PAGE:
Just after Japan’s Nuclear Regulation Authority (NRA) submitted a draft of its proposed new requirements for nuclear plants, a government advisory group released a statement saying how the country can save up to US$20 billion by restarting even just half of its nuclear reactors.
The Institute of Energy Economics, Japan (IEEJ), which is overseen by the Ministry of Economy, Trade, and Industry, recommends that nuclear plants that will be deemed safe by the nuclear regulator should be steadily restarted. Even if only half of the country’s 52 reactors were restarted, energy costs could be slashed by as much as 30 percent, amounting to savings of 8 trillion yen (US$20.3 billion) by next year. All but two of the reactors have been shutdown pending safety inspections in the wake of the Fukushima nuclear disaster in 2011.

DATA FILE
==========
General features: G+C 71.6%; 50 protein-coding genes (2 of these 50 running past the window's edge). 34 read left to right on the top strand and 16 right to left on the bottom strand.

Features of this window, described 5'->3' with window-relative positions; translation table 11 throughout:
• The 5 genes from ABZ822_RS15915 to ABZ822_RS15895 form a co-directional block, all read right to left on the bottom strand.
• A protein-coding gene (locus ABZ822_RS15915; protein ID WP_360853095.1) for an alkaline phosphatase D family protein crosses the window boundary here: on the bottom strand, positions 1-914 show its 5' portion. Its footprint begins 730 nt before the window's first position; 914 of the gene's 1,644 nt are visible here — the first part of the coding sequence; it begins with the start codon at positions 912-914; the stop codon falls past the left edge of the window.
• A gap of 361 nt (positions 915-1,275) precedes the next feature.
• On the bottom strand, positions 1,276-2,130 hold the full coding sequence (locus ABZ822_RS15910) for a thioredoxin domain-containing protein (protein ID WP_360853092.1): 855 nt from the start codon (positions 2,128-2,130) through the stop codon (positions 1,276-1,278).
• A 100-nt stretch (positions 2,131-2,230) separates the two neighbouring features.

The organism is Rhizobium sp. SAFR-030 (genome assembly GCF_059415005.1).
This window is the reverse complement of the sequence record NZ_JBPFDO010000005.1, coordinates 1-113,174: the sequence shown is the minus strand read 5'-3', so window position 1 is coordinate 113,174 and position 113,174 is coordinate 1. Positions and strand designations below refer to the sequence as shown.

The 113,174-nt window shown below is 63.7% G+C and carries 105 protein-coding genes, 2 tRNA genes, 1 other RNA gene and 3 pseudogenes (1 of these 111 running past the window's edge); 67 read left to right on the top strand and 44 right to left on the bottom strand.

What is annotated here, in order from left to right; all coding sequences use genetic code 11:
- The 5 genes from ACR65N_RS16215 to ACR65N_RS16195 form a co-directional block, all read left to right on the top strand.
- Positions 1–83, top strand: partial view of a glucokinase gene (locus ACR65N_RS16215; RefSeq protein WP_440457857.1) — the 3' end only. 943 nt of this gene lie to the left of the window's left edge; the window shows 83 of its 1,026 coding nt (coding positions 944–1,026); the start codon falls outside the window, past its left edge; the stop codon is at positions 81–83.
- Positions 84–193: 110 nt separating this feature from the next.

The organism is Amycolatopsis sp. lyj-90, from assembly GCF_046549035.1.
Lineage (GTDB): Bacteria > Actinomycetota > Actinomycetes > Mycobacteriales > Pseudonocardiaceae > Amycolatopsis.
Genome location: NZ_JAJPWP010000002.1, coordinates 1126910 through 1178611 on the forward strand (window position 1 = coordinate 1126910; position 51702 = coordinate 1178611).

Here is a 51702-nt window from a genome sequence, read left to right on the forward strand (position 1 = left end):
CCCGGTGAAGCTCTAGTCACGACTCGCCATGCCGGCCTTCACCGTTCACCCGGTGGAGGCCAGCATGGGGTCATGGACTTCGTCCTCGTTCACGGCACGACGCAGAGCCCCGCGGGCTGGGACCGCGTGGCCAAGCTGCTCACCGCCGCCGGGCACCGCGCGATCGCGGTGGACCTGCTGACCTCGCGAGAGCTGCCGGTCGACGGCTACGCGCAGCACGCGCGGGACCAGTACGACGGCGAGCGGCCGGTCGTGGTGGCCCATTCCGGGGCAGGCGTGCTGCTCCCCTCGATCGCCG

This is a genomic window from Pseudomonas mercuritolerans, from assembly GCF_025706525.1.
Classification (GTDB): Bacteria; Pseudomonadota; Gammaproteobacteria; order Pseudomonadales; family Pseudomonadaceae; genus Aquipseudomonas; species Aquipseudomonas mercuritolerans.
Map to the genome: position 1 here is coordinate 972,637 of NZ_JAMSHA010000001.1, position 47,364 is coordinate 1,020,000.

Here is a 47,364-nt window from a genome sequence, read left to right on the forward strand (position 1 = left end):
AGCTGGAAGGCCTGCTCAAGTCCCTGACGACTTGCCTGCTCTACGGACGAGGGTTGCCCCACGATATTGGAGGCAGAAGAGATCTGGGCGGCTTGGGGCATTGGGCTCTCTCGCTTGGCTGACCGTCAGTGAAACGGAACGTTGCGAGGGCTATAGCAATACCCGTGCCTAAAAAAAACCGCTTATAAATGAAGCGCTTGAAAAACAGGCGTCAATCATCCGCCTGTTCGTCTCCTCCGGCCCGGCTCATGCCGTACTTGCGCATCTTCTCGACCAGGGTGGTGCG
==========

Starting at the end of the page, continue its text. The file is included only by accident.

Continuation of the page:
The government has tried to fill in the energy gap with more financially and environmentally costly alternatives such as fossil fuel and liquefied natural gas (LNG). Japan imported twice as much LNG in year compared to the previous 12 months, which cost it 6 trillion yen (US$67.7 billion). An IEEJ associate warns of a potential economic catastrophe if the country does not return to nuclear power. While majority of the public expressed opposition to the use of nuclear power, it still opted to elect into office a party that is known to be pro-nuclear. Now, the government of Prime Minister Shinzo Abe is trying to reverse the previous government’s commitment to eliminating nuclear from Japan’s energy mix by 2040. Nuclear reactors might be restarted as early as summer this year once the NRA’s more stringent regulations have been approved.[ via Smart Planet ]